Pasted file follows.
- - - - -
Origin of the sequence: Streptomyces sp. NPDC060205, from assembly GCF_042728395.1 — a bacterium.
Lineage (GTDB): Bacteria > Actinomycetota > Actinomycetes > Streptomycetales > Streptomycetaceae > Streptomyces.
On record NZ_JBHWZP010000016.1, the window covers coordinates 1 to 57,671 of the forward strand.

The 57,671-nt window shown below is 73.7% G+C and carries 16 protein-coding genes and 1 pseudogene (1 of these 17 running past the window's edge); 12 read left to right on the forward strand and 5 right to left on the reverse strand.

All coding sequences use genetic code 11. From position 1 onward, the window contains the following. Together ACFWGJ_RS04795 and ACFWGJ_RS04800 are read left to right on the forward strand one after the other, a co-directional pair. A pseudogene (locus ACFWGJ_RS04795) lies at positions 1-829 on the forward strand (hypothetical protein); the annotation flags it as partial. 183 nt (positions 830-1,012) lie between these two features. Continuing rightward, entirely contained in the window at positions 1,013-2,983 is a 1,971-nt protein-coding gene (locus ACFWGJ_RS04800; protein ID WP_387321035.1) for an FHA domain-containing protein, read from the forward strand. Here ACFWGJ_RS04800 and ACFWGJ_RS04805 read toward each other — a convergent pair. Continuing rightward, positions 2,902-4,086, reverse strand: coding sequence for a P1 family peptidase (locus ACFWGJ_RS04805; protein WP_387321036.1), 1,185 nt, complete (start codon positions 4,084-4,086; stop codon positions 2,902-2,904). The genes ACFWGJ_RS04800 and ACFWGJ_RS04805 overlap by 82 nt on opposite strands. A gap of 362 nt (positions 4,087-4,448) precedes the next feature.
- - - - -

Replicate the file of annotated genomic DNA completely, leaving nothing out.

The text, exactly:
Origin of the sequence: Streptomyces sp. NPDC060205, from assembly GCF_042728395.1 — a bacterium.
Lineage (GTDB): Bacteria > Actinomycetota > Actinomycetes > Streptomycetales > Streptomycetaceae > Streptomyces.
On record NZ_JBHWZP010000016.1, the window covers coordinates 1 to 57,671 of the forward strand.

The 57,671-nt window shown below is 73.7% G+C and carries 16 protein-coding genes and 1 pseudogene (1 of these 17 running past the window's edge); 12 read left to right on the forward strand and 5 right to left on the reverse strand.

All coding sequences use genetic code 11. From position 1 onward, the window contains the following. Together ACFWGJ_RS04795 and ACFWGJ_RS04800 are read left to right on the forward strand one after the other, a co-directional pair. A pseudogene (locus ACFWGJ_RS04795) lies at positions 1-829 on the forward strand (hypothetical protein); the annotation flags it as partial. 183 nt (positions 830-1,012) lie between these two features. Continuing rightward, entirely contained in the window at positions 1,013-2,983 is a 1,971-nt protein-coding gene (locus ACFWGJ_RS04800; protein ID WP_387321035.1) for an FHA domain-containing protein, read from the forward strand. Here ACFWGJ_RS04800 and ACFWGJ_RS04805 read toward each other — a convergent pair. Continuing rightward, positions 2,902-4,086, reverse strand: coding sequence for a P1 family peptidase (locus ACFWGJ_RS04805; protein WP_387321036.1), 1,185 nt, complete (start codon positions 4,084-4,086; stop codon positions 2,902-2,904). The genes ACFWGJ_RS04800 and ACFWGJ_RS04805 overlap by 82 nt on opposite strands. A gap of 362 nt (positions 4,087-4,448) precedes the next feature.